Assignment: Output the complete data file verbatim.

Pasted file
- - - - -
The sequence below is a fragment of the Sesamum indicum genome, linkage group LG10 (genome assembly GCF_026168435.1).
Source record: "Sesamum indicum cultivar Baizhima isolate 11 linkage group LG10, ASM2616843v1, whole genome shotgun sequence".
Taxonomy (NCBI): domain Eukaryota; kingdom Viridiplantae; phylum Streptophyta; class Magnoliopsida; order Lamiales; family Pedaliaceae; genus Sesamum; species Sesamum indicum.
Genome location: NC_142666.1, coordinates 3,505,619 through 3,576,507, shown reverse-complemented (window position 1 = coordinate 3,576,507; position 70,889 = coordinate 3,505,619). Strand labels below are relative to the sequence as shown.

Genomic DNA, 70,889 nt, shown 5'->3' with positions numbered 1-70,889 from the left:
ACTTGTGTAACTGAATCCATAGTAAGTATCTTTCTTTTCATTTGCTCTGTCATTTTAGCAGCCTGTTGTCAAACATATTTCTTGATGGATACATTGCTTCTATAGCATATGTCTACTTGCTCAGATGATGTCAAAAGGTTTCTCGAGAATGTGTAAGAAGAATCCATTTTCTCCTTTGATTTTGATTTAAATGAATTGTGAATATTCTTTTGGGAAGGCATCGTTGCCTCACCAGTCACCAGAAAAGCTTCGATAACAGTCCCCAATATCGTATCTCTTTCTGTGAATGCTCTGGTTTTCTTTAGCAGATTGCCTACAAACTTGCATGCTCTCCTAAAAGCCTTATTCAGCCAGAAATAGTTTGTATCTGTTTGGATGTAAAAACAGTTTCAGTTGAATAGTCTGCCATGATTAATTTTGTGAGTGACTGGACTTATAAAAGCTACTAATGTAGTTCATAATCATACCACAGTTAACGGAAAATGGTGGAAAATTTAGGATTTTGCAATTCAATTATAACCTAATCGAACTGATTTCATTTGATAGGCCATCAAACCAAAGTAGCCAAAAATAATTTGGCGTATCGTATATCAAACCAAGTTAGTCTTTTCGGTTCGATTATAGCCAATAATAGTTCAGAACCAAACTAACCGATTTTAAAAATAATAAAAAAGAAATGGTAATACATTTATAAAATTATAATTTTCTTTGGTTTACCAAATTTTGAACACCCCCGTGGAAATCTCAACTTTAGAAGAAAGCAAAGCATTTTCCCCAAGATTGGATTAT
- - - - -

The sequence below is a fragment of the Sesamum indicum genome, linkage group LG10 (genome assembly GCF_026168435.1).
Source record: "Sesamum indicum cultivar Baizhima isolate 11 linkage group LG10, ASM2616843v1, whole genome shotgun sequence".
Taxonomy (NCBI): domain Eukaryota; kingdom Viridiplantae; phylum Streptophyta; class Magnoliopsida; order Lamiales; family Pedaliaceae; genus Sesamum; species Sesamum indicum.
Genome location: NC_142666.1, coordinates 3,505,619 through 3,576,507, shown reverse-complemented (window position 1 = coordinate 3,576,507; position 70,889 = coordinate 3,505,619). Strand labels below are relative to the sequence as shown.

Genomic DNA, 70,889 nt, shown 5'->3' with positions numbered 1-70,889 from the left:
ACTTGTGTAACTGAATCCATAGTAAGTATCTTTCTTTTCATTTGCTCTGTCATTTTAGCAGCCTGTTGTCAAACATATTTCTTGATGGATACATTGCTTCTATAGCATATGTCTACTTGCTCAGATGATGTCAAAAGGTTTCTCGAGAATGTGTAAGAAGAATCCATTTTCTCCTTTGATTTTGATTTAAATGAATTGTGAATATTCTTTTGGGAAGGCATCGTTGCCTCACCAGTCACCAGAAAAGCTTCGATAACAGTCCCCAATATCGTATCTCTTTCTGTGAATGCTCTGGTTTTCTTTAGCAGATTGCCTACAAACTTGCATGCTCTCCTAAAAGCCTTATTCAGCCAGAAATAGTTTGTATCTGTTTGGATGTAAAAACAGTTTCAGTTGAATAGTCTGCCATGATTAATTTTGTGAGTGACTGGACTTATAAAAGCTACTAATGTAGTTCATAATCATACCACAGTTAACGGAAAATGGTGGAAAATTTAGGATTTTGCAATTCAATTATAACCTAATCGAACTGATTTCATTTGATAGGCCATCAAACCAAAGTAGCCAAAAATAATTTGGCGTATCGTATATCAAACCAAGTTAGTCTTTTCGGTTCGATTATAGCCAATAATAGTTCAGAACCAAACTAACCGATTTTAAAAATAATAAAAAAGAAATGGTAATACATTTATAAAATTATAATTTTCTTTGGTTTACCAAATTTTGAACACCCCCGTGGAAATCTCAACTTTAGAAGAAAGCAAAGCATTTTCCCCAAGATTGGATTAT